Getting a Refund Due to Unreasonable Contract Terms
If you as a consumer buy something from a seller in business the terms upon which you buy the goods should be clear and fair to you. You should be able to understand what the contract means and the agreement between you and the seller must be legally enforceable.
If there is a term in the agreement which is unfair, this doesn’t necessarily mean that the whole of the contract is invalid. However if the one unfair term makes the entire contract unworkable, then this would make the rest of the agreement void.
A seller is not allowed to take away your rights as prescribed by law. You as a consumer are entitled to expect that your purchase is as described, of satisfactory quality and fit for purpose. The seller cannot seek to limit those rights in standard consumer contracts, in other words, unless otherwise agreed on an individual basis. As a result, you will often see “Your statutory rights are not affected” which is a standard term that retailers use that preserves the consumer’s rights under the law.
Similarly, the seller cannot legally seek to exclude his own liability, for example, if the product causes injury to the consumer or provides the seller with a ‘get out clause’ if it breaches the contract with the consumer. Unreadable small print or unintelligible language can constitute unfairness.
If you buy a sale item, it is unfair for the seller to prevent you from returning it for a refund simply because it was at a reduced price. As a consumer, you are entitled to the same legal rights regardless of whether you pay full price or not. The seller can sell second hand goods which are ‘sold as seen’ but with a warning that the standard of quality that consumers would normally expect might be lower than usual. It is not lawful for the seller simply to exclude liability completely in this regard.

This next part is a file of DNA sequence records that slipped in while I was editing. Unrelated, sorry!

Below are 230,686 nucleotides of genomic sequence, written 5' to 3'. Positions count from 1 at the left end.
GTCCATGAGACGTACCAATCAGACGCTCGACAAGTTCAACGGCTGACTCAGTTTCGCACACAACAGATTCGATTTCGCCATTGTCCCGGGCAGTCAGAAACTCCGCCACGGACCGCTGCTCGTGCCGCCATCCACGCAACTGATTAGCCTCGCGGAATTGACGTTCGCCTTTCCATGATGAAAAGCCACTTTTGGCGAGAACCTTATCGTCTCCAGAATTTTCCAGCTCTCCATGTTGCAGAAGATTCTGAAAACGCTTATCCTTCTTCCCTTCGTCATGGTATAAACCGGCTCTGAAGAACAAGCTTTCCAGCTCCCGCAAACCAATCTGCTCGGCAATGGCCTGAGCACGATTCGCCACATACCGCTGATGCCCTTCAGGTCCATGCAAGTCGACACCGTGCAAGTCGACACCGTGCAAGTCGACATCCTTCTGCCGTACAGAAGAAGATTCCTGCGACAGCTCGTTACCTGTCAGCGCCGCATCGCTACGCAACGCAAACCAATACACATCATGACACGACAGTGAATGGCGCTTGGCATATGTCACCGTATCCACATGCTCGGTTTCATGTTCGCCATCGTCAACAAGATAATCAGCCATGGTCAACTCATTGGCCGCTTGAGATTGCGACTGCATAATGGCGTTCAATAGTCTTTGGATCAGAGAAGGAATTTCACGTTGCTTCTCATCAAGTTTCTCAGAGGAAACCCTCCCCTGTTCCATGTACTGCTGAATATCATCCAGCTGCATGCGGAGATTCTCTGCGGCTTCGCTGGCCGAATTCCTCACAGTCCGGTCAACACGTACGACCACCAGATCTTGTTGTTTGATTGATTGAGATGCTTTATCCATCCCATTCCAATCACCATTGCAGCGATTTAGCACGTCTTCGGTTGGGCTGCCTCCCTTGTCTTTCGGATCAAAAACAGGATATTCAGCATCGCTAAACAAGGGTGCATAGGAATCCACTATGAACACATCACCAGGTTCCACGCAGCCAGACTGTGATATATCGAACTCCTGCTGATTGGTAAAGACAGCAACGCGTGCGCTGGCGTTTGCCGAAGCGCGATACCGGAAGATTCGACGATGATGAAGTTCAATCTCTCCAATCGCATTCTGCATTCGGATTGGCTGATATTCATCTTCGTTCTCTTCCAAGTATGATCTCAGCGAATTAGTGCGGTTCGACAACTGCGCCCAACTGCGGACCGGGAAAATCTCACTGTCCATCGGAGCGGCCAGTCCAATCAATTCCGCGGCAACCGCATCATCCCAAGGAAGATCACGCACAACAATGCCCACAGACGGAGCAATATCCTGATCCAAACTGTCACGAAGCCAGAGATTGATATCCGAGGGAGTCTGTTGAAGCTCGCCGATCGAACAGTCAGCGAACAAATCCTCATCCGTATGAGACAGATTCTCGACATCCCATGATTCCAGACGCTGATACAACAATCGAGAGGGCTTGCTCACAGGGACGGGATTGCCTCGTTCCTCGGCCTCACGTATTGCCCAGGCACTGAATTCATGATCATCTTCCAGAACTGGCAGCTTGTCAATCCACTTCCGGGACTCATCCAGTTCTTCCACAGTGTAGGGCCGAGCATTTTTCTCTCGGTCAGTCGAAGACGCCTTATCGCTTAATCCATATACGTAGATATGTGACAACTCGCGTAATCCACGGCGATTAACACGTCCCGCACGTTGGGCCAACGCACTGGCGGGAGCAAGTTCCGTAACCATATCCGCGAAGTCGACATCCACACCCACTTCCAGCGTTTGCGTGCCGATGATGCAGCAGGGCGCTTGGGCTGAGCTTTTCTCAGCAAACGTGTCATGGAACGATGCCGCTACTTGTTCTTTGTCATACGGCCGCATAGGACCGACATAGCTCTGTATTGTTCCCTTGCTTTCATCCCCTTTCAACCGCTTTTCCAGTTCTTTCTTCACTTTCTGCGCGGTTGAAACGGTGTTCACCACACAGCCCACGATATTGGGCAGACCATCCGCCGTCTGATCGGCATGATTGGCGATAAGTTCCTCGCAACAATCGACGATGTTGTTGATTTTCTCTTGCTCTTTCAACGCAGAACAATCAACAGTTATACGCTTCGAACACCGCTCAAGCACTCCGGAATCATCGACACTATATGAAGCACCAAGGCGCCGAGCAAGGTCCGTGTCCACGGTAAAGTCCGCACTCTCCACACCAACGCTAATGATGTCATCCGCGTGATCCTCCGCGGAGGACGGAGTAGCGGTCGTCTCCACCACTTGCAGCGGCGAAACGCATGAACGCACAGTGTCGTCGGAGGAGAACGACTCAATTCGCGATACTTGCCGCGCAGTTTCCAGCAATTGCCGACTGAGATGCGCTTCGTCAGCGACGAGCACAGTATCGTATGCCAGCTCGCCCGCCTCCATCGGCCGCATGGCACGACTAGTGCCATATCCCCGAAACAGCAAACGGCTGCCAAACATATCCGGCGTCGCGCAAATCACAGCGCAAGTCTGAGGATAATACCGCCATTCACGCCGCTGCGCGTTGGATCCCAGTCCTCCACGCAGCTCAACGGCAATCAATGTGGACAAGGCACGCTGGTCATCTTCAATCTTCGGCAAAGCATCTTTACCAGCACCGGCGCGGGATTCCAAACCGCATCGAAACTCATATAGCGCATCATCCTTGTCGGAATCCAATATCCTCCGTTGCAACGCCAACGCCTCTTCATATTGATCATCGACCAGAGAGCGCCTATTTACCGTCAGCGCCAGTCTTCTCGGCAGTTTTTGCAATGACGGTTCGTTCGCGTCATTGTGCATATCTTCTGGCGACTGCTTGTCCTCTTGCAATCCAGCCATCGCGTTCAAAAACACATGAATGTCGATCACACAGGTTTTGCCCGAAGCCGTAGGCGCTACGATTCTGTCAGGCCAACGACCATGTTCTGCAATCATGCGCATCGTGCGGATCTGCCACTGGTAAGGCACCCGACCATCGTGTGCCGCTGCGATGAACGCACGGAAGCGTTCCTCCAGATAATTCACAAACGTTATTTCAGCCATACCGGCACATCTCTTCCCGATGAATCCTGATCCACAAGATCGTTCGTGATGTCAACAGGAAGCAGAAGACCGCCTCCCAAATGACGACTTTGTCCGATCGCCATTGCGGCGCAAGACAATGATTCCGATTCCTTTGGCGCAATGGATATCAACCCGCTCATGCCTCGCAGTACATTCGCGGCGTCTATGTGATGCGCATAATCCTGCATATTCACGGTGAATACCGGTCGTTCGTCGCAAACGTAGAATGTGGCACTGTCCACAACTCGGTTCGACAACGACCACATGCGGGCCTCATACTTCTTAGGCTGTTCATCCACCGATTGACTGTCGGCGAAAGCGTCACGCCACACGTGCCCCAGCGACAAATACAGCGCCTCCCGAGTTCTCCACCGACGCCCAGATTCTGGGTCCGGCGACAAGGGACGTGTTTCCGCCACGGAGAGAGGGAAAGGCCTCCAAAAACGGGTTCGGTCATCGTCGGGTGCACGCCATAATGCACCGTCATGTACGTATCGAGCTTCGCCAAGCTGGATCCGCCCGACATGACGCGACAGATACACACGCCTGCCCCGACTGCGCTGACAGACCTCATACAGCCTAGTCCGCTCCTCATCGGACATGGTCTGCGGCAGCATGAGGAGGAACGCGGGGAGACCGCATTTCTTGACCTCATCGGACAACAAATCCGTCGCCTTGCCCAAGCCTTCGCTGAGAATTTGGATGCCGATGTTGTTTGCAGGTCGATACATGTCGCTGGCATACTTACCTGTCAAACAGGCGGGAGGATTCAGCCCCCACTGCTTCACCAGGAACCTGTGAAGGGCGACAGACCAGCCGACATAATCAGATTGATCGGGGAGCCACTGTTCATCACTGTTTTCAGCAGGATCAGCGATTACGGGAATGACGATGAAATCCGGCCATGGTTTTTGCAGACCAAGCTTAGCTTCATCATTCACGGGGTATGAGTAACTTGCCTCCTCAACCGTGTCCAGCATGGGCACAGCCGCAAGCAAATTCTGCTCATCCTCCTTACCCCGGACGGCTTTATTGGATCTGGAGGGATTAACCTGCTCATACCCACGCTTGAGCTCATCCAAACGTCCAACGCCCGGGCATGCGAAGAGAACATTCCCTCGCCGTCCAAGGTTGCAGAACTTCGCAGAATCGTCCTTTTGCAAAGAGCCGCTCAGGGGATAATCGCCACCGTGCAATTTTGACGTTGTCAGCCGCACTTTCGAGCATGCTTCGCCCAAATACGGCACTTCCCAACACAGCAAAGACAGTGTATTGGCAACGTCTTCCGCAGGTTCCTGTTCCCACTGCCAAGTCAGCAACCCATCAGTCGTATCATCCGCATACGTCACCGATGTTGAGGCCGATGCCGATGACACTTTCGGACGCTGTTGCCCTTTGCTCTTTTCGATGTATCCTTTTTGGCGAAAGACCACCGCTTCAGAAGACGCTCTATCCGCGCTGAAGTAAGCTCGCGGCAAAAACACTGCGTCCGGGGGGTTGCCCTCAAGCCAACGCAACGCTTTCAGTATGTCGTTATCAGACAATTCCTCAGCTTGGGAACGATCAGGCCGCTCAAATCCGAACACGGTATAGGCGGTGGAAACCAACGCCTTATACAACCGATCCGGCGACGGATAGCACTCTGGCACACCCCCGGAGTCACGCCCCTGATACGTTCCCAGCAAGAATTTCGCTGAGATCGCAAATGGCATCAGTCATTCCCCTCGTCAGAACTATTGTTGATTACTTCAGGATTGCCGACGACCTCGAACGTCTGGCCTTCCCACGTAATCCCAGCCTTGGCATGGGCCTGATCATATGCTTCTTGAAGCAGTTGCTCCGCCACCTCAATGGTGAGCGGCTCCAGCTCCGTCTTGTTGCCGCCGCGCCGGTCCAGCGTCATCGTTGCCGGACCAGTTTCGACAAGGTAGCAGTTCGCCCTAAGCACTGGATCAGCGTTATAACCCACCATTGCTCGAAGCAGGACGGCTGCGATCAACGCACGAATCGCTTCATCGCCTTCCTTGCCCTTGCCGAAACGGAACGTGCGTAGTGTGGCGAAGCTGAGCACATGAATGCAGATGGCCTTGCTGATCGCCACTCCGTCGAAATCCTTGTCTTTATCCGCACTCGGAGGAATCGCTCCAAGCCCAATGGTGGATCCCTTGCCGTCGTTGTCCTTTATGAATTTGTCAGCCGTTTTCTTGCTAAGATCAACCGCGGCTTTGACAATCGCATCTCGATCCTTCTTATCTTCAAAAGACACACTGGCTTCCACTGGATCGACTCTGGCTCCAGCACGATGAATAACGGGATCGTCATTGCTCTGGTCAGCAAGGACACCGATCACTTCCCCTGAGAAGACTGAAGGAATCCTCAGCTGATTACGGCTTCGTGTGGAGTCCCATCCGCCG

MisrepresentationIf the seller makes a false statement which entices you to part with your money, whether it’s in relation to goods or services, this is called misrepresentation. Misrepresentation can be fraudulent, negligent or innocent and depending on the circumstances you will be entitled to have the contract made void, a refund and in some circumstances compensation.
Examples Of Unfairness In Consumer ContractsThe Consumer Protection for Unfair Trading Regulations were introduced in May 2008 to protect consumers from unfair sales and marketing practices. The regulations ban practices such as omitting important information, misleading consumers or providing false or deceiving information. Examples are;
- stating that something is only available for a limited time, when it’s freely available;
- having a closing down sale when the trader is not closing down;
- faking credentials, such as pretending to belong to a certain trade organisation;
- providing false endorsements, such as falsely claiming that a product or service has been approved or authorised by a respected individual or association;
- pyramid schemes, in which a consumer pays money on the basis that they are offered an opportunity to earn money by introducing other customers to the scheme rather than by selling products.